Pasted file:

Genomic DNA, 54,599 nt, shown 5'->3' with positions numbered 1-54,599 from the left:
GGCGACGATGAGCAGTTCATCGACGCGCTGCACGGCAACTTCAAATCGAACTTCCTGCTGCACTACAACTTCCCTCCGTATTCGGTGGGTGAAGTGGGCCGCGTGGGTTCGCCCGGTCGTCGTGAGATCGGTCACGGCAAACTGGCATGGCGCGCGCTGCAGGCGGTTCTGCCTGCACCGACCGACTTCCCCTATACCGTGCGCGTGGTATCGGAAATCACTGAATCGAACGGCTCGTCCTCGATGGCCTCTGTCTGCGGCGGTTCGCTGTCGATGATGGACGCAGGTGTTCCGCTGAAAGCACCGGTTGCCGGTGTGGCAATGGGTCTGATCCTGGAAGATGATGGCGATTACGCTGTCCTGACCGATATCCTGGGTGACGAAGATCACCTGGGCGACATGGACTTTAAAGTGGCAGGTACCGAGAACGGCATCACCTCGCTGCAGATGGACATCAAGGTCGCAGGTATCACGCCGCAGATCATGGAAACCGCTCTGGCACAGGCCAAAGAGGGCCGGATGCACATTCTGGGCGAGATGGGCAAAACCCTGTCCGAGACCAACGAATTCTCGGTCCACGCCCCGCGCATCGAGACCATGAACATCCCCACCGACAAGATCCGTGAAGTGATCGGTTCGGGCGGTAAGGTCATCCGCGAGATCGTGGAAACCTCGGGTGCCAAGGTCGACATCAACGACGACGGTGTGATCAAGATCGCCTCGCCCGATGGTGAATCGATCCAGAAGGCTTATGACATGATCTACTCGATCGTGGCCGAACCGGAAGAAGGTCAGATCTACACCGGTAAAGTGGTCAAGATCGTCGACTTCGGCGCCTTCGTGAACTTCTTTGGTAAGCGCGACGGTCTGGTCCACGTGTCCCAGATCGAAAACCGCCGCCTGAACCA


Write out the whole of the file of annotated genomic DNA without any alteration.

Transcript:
Genomic DNA, 54,599 nt, shown 5'->3' with positions numbered 1-54,599 from the left:
GGCGACGATGAGCAGTTCATCGACGCGCTGCACGGCAACTTCAAATCGAACTTCCTGCTGCACTACAACTTCCCTCCGTATTCGGTGGGTGAAGTGGGCCGCGTGGGTTCGCCCGGTCGTCGTGAGATCGGTCACGGCAAACTGGCATGGCGCGCGCTGCAGGCGGTTCTGCCTGCACCGACCGACTTCCCCTATACCGTGCGCGTGGTATCGGAAATCACTGAATCGAACGGCTCGTCCTCGATGGCCTCTGTCTGCGGCGGTTCGCTGTCGATGATGGACGCAGGTGTTCCGCTGAAAGCACCGGTTGCCGGTGTGGCAATGGGTCTGATCCTGGAAGATGATGGCGATTACGCTGTCCTGACCGATATCCTGGGTGACGAAGATCACCTGGGCGACATGGACTTTAAAGTGGCAGGTACCGAGAACGGCATCACCTCGCTGCAGATGGACATCAAGGTCGCAGGTATCACGCCGCAGATCATGGAAACCGCTCTGGCACAGGCCAAAGAGGGCCGGATGCACATTCTGGGCGAGATGGGCAAAACCCTGTCCGAGACCAACGAATTCTCGGTCCACGCCCCGCGCATCGAGACCATGAACATCCCCACCGACAAGATCCGTGAAGTGATCGGTTCGGGCGGTAAGGTCATCCGCGAGATCGTGGAAACCTCGGGTGCCAAGGTCGACATCAACGACGACGGTGTGATCAAGATCGCCTCGCCCGATGGTGAATCGATCCAGAAGGCTTATGACATGATCTACTCGATCGTGGCCGAACCGGAAGAAGGTCAGATCTACACCGGTAAAGTGGTCAAGATCGTCGACTTCGGCGCCTTCGTGAACTTCTTTGGTAAGCGCGACGGTCTGGTCCACGTGTCCCAGATCGAAAACCGCCGCCTGAACCA